My family took the Irish/English debate over American versions of this to extremes, esp. with “The Streets of Laredo” branches, with one side insisting on its Irish origins via “A Handful of Laurel” and the other insisting on its English via the Boer War (ref the syphilis versions I mention earlier.) Don’t try telling them any different or suggesting cross-pollination 🙂 (There’s also an Irish “Rake of Mallow” that’s related, and I’ve heard “The Unfortunate Rake” attributed to Dublin and from probably the 1790s and spreading later to England.) It’s great fun, in a holding-grudges kind of way.

Sandburg’s 1920-something collection has a version (“Those Gambling Blues/St. James Infirmary”) I love that also mentions the sixteen maidens, but with a twist, as his song’s subject is a woman and seventeen go but only sixteen come back.

Of course, on the subject of musical fun with grudges, Dad has reshaped “Shady Grove” to reflect his own personal experiences with women, rearranged and integrated some verses and versions to tell a story of Love Gone Wrong ™, and his piano player has inserted a bit that sounds curiously like a bastardized Bach funeral march, right before the “one day I’m gonna leave her” verse. Mom hates that song.


Some notes, courtesy of Reinhard Zierke, on St James Hospital:


Sung by A.L. Lloyd on his albums English Street Songs and First Person. The latter track was reissued in 1994 on the CD Classic A.L. Lloyd. A.L. Lloyd said in the CD sleeve notes:

“It’s often said that a folk song has no fixed form: passing from mouth to mouth it’s likely to take on various shapes adapted to sundry circumstances. Few songs illustrate this better than the one here, sometimes called The Unfortunate Rake. It has become a sailors’ song, a cowboy song, a jazz blues and even an unofficial anthem of the Royal Marine Commandos. In one version even the sexes get reversed. It is known variously as: The Whores of the City, The Young Girl Cut Down in Her Prime, The Streets of Laredo, Lee Tharin’s Bar-Room, St James Infirmary and The Dying Marine.”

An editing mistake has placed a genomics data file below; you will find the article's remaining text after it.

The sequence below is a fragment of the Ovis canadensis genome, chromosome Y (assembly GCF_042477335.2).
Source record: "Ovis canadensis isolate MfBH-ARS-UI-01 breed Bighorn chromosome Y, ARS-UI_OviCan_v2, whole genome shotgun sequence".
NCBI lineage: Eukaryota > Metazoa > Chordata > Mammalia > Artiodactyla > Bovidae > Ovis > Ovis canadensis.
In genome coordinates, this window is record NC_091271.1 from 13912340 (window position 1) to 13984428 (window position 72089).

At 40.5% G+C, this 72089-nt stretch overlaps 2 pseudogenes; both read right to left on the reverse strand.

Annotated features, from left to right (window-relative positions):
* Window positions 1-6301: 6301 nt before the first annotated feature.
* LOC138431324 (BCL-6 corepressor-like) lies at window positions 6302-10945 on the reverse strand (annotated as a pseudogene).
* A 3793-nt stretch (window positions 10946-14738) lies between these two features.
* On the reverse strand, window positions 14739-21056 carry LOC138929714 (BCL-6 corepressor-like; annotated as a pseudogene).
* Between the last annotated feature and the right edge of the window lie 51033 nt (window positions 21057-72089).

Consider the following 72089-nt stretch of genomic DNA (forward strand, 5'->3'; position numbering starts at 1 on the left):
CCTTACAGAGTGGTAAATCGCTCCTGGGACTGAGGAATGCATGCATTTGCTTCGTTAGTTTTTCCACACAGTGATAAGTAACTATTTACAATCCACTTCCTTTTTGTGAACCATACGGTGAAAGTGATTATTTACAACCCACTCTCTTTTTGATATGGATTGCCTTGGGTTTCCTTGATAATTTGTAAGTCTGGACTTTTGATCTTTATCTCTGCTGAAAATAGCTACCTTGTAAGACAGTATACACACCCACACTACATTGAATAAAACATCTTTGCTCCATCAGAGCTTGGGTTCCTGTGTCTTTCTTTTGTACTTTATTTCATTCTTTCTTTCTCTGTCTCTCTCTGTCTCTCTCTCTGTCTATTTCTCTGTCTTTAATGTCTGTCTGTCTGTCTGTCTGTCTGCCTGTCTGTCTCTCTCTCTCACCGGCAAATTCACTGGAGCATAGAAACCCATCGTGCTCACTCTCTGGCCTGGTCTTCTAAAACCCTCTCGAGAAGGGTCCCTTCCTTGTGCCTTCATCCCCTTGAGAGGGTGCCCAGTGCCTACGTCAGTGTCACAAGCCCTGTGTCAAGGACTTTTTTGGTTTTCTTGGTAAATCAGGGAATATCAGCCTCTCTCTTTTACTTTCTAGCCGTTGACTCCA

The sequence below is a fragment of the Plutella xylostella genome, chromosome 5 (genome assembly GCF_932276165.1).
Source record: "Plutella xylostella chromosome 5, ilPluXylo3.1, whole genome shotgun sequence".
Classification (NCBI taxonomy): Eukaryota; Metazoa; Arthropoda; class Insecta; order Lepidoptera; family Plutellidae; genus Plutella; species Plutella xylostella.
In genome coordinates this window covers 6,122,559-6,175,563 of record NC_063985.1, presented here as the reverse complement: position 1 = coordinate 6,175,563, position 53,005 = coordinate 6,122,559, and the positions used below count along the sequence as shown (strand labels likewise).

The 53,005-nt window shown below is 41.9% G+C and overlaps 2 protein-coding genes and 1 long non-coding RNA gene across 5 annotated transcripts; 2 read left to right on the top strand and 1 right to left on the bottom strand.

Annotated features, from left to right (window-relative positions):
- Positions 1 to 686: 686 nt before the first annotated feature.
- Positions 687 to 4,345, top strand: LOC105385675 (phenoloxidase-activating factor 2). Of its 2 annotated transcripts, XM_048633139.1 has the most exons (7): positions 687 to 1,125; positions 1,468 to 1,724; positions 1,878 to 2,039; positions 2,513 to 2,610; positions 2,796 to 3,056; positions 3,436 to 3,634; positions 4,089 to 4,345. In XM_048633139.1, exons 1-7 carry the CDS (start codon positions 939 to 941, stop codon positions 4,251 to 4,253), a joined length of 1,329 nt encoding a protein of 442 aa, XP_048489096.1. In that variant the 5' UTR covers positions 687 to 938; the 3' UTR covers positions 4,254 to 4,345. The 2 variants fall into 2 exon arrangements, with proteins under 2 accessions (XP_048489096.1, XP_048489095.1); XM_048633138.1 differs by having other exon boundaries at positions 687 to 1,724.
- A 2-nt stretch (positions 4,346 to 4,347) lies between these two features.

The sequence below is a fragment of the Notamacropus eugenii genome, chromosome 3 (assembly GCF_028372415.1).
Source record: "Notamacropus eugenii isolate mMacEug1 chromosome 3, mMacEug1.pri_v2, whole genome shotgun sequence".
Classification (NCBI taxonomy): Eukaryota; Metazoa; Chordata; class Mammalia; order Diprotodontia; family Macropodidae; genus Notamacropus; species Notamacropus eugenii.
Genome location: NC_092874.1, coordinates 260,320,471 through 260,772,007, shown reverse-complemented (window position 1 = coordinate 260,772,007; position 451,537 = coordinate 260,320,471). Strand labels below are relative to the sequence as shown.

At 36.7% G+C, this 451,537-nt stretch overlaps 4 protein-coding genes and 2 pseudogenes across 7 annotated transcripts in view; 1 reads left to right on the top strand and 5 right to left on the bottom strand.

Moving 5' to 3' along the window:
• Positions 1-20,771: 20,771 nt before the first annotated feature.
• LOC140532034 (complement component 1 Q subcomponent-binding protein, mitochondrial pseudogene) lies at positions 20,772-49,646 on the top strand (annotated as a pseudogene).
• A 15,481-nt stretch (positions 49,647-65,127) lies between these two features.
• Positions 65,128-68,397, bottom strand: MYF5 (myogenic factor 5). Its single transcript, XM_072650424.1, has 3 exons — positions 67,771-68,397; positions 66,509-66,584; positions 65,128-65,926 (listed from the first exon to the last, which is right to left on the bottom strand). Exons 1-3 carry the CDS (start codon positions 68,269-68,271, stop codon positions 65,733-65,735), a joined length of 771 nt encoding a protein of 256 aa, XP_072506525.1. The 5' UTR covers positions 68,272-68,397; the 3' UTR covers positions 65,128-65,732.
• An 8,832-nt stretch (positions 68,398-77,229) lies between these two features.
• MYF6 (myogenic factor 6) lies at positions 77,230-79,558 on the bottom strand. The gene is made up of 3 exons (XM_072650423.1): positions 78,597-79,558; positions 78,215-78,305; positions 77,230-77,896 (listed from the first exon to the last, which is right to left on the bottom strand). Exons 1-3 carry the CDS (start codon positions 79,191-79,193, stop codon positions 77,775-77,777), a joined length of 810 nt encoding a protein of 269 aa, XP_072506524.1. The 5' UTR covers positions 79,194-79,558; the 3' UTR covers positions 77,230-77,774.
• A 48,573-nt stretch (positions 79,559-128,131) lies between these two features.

Compare this to Steeleye Span singing When I Was on Horseback on their third album Ten Man Mop, to Norma Waterson singing The Unfortunate Lass on her and her sister Lal’s album A True Hearted Girl, and Norma singing Bright Shiny Morning as title track of her third solo album Bright Shiny Morning. All of these songs share the funeral verses.


As I was a-walking down by St. James’s hospital,
I was a-walking down by there one day.
What should I spy but one of me comrades,
All wrapped up in flannel, though warm was the day.

I asked him what ailed him, I asked him what failed him,
I asked him the cause of all his complaint.
“Well, it’s all on account of some handsome young woman
‘Tis she that has caused me to weep and lament.”

“And had she but told me before she disordered me,
Had she but told me of it in time,
I might have got pills or salts of white mercury
But now I’m cut down in the height of me prime.”

“Get six young soldiers to carry me coffin,
Six young girls to sing me a song,
And each of them carry a bunch of green laurel
So they don’t smell me as they bear me along.”

“And don’t muffle your drums, me jewel, me joy,
Play your fife merry as you bear me along.
And fire your bright muskets all over me coffin,
Sayin’, “There goes an unfortunate lad to his home.”

Credit for notes to Reinhard Zierke, zierke@informatik.uni-hamburg.de
from his now defunct web page [at http://www.informatik.uni-hamburg.de/~zierke/lloyd/songs/stjamesshospital.html%5D which I captured in 2005 because the folklorist in me made me do it.  Last updated Sun Oct 10 09:32:37 CEST 2004.
last link check: 20 May 2013